Andrew Darfoor. Picture: FREDDY MAVUNDA
Andrew Darfoor. Picture: FREDDY MAVUNDA

About a year into the job, Alexander Forbes CEO Andrew Darfoor is finding it hard to bring the group’s disparate fleet of aircraft back into formation.

The original Forbes business of consultants and actuaries showed no growth in profit in the six months to September 2017, while its foray into the rest of Africa provided limited rewards — the profit of its rather grandly named Emerging Markets unit was down more than R16m to R3m, barely enough to pay the travel costs to these countries. In particular, income from Botswana fell by 23% as the company lost its dominant client in the country, the Botswana Public Officers Pension Fund.

Darfoor has staked his reputation on creating a globally distinctive pan-African group. He says three countries make strategic sense for expansion: Morocco, Ghana (his home country) and Nigeria, where the group has a token presence.

But he is not averse to using his Rolodex to seek help outside Africa.

The head of the institutional business, which has been vacant all year, will be taken up by Tony Powis, who was head of Willis Employee Benefits in the UK. He will be in charge of rolling out Forbes’s range of so-called financial wellbeing products, retail protection and investment products tailored for the 1.4m Forbes clients.

The company has also announced the appointment of John Mather as its new chief information officer. He was previously chief information officer of Canada’s ManuLife.

Darfoor says these appointments do
not mean that Forbes is not committed to

"I would like to see our experienced sector leaders mentor the top 30 to 50 promising black executives," he says. "This will be more effective than promoting and overpaying people before they are ready to take the job."

Darfoor’s financial scorecard at least has some successes. The dry-as-dust group risk unit, which sells death and disability cover to pension funds, was the star performer. Its gross written premium was up 22% to R245m in spite of competition from the life offices, with their bigger balance sheets. Its operating income was up 31% and operating profit was up 57%.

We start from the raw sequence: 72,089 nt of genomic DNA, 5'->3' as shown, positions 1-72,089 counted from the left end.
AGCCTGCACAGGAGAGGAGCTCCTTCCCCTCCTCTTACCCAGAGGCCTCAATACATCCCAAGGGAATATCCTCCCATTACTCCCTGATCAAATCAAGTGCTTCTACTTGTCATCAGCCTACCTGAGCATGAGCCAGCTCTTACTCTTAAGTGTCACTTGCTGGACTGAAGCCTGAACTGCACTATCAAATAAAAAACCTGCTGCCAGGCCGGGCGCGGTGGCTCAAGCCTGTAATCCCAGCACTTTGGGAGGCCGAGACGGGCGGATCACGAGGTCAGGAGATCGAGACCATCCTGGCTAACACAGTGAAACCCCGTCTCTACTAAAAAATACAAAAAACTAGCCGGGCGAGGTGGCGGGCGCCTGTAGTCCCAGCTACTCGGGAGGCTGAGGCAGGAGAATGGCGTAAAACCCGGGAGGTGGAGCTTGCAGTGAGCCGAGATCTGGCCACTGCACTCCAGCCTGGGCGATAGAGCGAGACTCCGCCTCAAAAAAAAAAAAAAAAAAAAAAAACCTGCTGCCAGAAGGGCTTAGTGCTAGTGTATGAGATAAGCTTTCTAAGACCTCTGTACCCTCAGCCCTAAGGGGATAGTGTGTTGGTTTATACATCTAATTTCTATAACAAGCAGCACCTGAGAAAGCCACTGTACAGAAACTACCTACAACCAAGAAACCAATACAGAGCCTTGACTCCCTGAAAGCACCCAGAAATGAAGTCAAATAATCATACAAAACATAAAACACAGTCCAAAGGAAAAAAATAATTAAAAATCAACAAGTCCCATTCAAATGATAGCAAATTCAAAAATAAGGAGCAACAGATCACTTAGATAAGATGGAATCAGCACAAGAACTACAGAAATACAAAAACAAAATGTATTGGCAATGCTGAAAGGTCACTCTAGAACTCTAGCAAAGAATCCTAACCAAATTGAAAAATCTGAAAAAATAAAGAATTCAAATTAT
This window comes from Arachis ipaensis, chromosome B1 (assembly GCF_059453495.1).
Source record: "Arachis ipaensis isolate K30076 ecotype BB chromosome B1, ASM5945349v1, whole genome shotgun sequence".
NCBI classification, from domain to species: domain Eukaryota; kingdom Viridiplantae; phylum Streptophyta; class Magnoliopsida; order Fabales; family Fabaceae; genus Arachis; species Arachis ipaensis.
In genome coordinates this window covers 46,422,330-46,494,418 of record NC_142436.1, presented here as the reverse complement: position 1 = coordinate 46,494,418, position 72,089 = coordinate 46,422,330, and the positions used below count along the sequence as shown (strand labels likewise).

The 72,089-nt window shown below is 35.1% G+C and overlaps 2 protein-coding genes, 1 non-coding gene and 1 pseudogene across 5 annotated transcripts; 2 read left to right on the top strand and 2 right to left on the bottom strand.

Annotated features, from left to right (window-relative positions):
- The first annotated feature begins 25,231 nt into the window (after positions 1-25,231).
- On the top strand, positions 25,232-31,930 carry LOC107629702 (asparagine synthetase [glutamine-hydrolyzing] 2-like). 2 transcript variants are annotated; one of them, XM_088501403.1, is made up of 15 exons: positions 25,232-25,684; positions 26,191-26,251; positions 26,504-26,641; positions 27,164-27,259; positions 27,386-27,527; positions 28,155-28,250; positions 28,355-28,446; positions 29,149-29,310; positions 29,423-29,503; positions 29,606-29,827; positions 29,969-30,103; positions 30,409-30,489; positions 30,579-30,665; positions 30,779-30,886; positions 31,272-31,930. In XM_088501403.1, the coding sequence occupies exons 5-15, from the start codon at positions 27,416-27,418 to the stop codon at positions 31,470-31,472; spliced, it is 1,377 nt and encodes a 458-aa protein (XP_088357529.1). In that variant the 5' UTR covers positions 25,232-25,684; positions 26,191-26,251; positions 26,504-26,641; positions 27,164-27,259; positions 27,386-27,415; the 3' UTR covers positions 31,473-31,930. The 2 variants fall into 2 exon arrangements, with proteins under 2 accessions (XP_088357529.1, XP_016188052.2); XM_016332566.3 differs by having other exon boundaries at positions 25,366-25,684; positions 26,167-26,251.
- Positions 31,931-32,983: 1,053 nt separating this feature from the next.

Another big winner was the retirement unit, which revolves around the Forbes umbrella fund, where operating profit was up 22%.

There has been innovation in this sector, with products such as the low-cost Core Plan and AF Access fund targeted at intermediaries.

Darfoor says he hopes to get a higher market share of retirement money, and is already ahead of projections, having persuaded 57% of clients to preserve their pension on retirement and 42% to go into Alexander Forbes products.

Darfoor hopes to do even better as the group rolls out its new values of caring and learning. It will be quite an adjustment, as piranhas used to flee from Forbes executives.

One group Darfoor would like to woo is independent financial advisers (IFAs). He admits Forbes and IFAs used to go together like oil and water, but there is a good chance that at least 150 IFA practices will start to distribute Forbes products under a new programme. Though the IFAs in the programme will not be obliged to sell Forbes products, Darfoor says they will be working within an advice framework compatible with the Forbes product set.

Forbes’s own internal retail distribution, now called Wealth & Investments, has never achieved the potential you might expect from its parentage. Over the six months wealth profits fell by 3% to R171m, though to be fair it is the largest business unit in the group. It includes the last remaining northern hemisphere business, the Channel Islands investment administration shop.

The big success in retail was insurance, now run on a combined basis under former Assupol boss Rudi Schmidt. Darfoor says he is very pleased that the business is being run by a career insurance man.

Gross written premiums on the short-term side was up 5% to R793m, making it a good midsized player, and the loss ratio fell from 74.1% to 67.3%. AF Life, though, remains subscale — even with a 57% increase in sales. It still accounts for only 1% of retail operating income.

A crucial element of Forbes’s success will be the rebranding of its Investment Solutions business. Darfoor only had to look as far as the Momentum offices in Centurion to find its new boss, Leon Greyling — no work permits required.

Greyling has been charged with turning what is now called Alexander Forbes Investments from a peer performance-focused manager to an outcomes-focused one. His division attracted modest net cash flows of about R200m. Profit was flat at R152m, but there will be benefits from closer ties to the rest of the group.

Darfoor is irritated at the share price, saying it does not reflect the value of the business.

What CEO wouldn’t say that? But it is fair to say that a premium of 20% to net asset value is not demanding, given the value of the brand and the longevity of its clients.

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